Investors selling Ukrainian assets sent its sovereign and company bonds tumbling 5.3 percent in August through yesterday, the worst loss for the period among 77 nations tracked by the Bloomberg Dollar Emerging Market Composite Bond Index. The yield on the nation’s Eurobonds maturing in July 2017 rose for a sixth day today to 11.20 percent, the highest in 11 weeks.
The hryvnia, the world’s second-worst performing currency this year, depreciated as much as 2.6 percent yesterday to 12.68 per dollar, its weakest intraday level in almost four months. It traded at 12.55 today by 6:04 p.m. in Kiev.
The country’s economy shrank 4.7 percent in the second quarter from a year ago, the biggest contraction since 2009. Gross domestic product will drop by 6.5 percent this year, according to government and International Monetary Fund forecasts. At the same time, industrial output fell 5 percent in June from a year ago, led by machine building and chemical production.
From steelmakers, such as billionaire Rinat Akhmetov’s Metinvest BV, to food producers such as UkrLandFarming Plc, the country’s largest agricultural company, industrial companies are taking the brunt of the conflict and EU sanctions against Russia, according to analysts including Elena Bilan at Kiev-based Dragon Capital.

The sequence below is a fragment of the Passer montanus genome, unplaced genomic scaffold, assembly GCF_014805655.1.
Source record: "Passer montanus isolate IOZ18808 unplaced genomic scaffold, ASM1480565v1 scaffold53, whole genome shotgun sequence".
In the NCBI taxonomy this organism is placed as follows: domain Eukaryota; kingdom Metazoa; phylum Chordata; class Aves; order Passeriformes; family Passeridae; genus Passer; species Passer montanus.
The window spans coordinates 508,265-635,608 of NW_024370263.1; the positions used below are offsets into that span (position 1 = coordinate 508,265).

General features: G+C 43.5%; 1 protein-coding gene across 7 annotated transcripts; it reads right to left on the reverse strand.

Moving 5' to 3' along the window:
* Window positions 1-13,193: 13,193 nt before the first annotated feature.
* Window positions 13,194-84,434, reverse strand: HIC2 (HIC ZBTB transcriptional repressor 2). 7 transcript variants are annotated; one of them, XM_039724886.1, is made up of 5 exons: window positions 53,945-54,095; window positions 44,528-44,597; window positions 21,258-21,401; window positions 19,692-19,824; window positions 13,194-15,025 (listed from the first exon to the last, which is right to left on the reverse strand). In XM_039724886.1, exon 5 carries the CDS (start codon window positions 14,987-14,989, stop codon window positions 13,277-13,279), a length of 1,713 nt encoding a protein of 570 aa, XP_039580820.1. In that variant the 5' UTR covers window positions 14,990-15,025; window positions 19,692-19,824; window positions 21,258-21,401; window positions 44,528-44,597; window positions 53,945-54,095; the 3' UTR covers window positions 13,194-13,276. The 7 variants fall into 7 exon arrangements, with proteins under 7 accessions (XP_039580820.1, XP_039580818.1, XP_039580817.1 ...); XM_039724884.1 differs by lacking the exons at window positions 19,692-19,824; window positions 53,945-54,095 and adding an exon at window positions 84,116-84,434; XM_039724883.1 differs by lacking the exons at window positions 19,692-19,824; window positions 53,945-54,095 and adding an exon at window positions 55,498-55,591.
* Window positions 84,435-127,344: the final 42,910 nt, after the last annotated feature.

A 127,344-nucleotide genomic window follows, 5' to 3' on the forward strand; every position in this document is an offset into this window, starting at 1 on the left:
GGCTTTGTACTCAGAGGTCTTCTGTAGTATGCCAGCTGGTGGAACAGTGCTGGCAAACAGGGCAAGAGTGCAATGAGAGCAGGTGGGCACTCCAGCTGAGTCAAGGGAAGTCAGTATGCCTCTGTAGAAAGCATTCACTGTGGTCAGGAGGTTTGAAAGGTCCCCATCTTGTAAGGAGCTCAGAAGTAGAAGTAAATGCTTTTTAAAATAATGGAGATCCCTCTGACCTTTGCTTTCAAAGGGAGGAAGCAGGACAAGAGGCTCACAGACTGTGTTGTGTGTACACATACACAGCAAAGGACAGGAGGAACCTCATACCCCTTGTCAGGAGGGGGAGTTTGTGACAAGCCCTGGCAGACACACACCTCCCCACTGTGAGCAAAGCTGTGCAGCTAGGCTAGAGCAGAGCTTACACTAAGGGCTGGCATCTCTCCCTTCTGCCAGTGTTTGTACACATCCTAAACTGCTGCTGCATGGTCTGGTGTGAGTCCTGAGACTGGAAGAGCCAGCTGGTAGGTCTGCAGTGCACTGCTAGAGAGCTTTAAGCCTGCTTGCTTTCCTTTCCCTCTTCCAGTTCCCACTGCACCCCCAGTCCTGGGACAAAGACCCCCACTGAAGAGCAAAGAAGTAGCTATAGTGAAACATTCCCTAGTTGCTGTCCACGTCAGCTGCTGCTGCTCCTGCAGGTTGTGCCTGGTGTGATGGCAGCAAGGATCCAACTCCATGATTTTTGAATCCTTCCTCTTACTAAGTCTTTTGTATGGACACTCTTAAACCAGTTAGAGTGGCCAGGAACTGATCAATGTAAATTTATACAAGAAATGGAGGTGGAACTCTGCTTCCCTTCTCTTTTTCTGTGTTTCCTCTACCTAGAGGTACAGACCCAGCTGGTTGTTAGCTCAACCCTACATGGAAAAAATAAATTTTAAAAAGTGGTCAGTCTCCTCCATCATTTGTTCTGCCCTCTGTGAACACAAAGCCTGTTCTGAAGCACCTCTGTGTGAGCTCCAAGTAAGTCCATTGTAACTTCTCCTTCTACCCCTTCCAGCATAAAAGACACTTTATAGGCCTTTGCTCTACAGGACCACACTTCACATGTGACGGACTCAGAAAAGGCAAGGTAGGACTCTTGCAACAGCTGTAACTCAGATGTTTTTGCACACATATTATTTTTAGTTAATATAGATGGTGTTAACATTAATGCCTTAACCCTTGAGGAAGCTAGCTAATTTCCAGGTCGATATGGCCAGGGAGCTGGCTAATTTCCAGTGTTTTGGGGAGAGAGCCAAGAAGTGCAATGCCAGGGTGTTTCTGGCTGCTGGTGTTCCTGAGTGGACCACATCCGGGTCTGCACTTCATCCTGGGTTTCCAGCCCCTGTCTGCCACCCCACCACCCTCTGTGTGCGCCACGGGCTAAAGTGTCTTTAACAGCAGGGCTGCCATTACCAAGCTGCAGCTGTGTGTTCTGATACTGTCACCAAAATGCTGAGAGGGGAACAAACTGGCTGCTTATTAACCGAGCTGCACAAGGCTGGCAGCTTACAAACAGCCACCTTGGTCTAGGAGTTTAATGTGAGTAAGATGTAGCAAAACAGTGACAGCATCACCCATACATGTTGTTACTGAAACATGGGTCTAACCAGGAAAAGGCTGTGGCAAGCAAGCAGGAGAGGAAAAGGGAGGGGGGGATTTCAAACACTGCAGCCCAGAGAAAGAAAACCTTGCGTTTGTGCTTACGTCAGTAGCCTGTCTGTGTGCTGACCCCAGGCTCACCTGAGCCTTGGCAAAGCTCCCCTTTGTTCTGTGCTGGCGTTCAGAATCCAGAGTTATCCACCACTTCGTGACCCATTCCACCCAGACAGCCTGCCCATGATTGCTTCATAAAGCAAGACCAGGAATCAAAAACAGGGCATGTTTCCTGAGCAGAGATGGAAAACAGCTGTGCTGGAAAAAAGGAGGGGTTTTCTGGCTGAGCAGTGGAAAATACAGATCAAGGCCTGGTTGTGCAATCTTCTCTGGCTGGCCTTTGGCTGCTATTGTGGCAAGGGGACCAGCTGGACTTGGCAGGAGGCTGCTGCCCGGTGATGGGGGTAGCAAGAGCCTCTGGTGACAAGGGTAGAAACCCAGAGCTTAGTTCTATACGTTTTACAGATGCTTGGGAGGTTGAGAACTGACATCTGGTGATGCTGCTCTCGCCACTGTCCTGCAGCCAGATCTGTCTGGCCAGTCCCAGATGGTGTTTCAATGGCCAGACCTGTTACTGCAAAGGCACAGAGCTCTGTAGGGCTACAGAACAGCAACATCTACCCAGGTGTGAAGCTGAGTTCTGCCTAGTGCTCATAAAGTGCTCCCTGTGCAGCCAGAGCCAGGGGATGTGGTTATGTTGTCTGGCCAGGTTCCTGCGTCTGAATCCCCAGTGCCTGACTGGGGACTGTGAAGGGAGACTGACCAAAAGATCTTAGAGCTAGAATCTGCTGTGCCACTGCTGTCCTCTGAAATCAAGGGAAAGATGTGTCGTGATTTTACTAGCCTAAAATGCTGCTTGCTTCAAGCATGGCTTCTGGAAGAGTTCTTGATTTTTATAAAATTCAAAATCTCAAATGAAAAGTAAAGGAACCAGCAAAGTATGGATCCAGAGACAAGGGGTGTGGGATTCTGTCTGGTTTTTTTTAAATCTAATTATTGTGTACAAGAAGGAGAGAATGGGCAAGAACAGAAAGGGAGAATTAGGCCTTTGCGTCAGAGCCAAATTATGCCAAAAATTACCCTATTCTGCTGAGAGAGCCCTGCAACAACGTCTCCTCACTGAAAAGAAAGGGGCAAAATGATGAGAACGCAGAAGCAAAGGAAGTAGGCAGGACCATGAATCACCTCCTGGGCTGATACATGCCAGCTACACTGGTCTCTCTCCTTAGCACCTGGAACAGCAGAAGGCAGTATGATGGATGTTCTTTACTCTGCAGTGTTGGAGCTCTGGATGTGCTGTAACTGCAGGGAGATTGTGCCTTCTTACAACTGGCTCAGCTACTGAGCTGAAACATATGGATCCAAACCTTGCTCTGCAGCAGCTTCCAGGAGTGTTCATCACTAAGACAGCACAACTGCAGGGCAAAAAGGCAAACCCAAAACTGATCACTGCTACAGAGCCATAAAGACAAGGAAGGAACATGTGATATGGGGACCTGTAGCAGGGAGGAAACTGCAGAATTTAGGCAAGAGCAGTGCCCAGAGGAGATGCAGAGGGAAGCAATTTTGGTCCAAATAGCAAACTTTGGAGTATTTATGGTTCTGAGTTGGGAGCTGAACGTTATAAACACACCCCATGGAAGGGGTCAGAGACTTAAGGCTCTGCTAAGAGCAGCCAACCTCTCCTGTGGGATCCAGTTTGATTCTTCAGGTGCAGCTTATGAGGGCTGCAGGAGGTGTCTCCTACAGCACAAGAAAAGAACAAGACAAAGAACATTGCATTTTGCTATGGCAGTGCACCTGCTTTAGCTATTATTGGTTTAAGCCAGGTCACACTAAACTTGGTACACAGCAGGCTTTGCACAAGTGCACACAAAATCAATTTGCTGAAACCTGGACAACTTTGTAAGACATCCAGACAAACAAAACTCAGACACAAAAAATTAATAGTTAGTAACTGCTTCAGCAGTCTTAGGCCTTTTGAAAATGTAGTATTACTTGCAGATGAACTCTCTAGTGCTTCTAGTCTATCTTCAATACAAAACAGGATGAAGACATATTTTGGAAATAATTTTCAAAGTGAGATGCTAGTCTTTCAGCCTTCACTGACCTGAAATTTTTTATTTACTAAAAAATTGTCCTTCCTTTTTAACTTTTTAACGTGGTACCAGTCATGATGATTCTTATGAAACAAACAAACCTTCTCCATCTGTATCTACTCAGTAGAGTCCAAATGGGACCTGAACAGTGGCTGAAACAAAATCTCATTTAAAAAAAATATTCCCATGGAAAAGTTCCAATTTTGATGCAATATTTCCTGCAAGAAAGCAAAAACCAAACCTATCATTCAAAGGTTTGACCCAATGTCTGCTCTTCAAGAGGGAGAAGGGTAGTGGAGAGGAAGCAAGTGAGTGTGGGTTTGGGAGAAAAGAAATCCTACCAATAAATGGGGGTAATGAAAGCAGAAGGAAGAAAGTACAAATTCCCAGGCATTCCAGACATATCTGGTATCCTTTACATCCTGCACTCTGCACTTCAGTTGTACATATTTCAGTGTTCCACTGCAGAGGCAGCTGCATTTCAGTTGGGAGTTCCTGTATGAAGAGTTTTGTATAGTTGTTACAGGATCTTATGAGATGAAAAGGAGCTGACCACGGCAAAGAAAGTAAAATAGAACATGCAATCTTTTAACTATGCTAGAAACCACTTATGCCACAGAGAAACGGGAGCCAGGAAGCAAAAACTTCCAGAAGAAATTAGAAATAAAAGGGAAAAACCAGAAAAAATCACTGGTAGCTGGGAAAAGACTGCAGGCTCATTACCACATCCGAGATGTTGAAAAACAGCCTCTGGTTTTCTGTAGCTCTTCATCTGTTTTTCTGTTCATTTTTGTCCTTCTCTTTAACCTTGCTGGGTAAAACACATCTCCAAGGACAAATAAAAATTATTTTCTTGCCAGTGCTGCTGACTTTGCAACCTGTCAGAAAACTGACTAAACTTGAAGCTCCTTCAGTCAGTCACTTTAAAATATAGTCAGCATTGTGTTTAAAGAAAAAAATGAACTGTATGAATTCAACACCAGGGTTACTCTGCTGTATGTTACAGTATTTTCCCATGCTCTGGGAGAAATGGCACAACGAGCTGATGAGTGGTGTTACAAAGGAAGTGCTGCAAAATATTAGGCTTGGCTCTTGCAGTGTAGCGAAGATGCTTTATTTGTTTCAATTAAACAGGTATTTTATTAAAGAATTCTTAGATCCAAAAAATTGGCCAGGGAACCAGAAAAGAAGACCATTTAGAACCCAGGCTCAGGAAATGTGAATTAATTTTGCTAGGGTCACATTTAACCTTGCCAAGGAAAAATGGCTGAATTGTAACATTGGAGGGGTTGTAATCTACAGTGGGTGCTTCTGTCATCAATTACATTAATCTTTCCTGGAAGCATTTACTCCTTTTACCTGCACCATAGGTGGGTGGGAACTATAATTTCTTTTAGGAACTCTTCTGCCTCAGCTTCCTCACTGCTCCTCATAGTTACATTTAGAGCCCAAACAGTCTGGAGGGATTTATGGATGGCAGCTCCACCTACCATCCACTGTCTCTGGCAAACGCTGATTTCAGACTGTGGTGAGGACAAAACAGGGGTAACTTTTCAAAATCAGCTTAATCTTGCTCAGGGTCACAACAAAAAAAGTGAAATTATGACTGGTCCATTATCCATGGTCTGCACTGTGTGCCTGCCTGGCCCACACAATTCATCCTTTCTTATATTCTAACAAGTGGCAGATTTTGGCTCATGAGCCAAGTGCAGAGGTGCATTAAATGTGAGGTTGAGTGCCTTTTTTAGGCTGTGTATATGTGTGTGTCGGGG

Metinvest Chief Executive Officer Yuriy Ryzhenkov said one of the biggest risks for the company is a mass exodus of its workers, especially from unsettled areas. More than 1,000 employees from the 14,000-strong workforce at Metinvest’s Krasnodonvugillya plant have quit, while the Avdiyivsky coke-producing plant is running at one-third capacity, he said.
Steelmaker DMK Dzerzhinsky, part of the Industrial Union of Donbass, said on Aug. 6 it only has one furnace operating out of three because the railway line for coke-coal delivery is mined with explosives.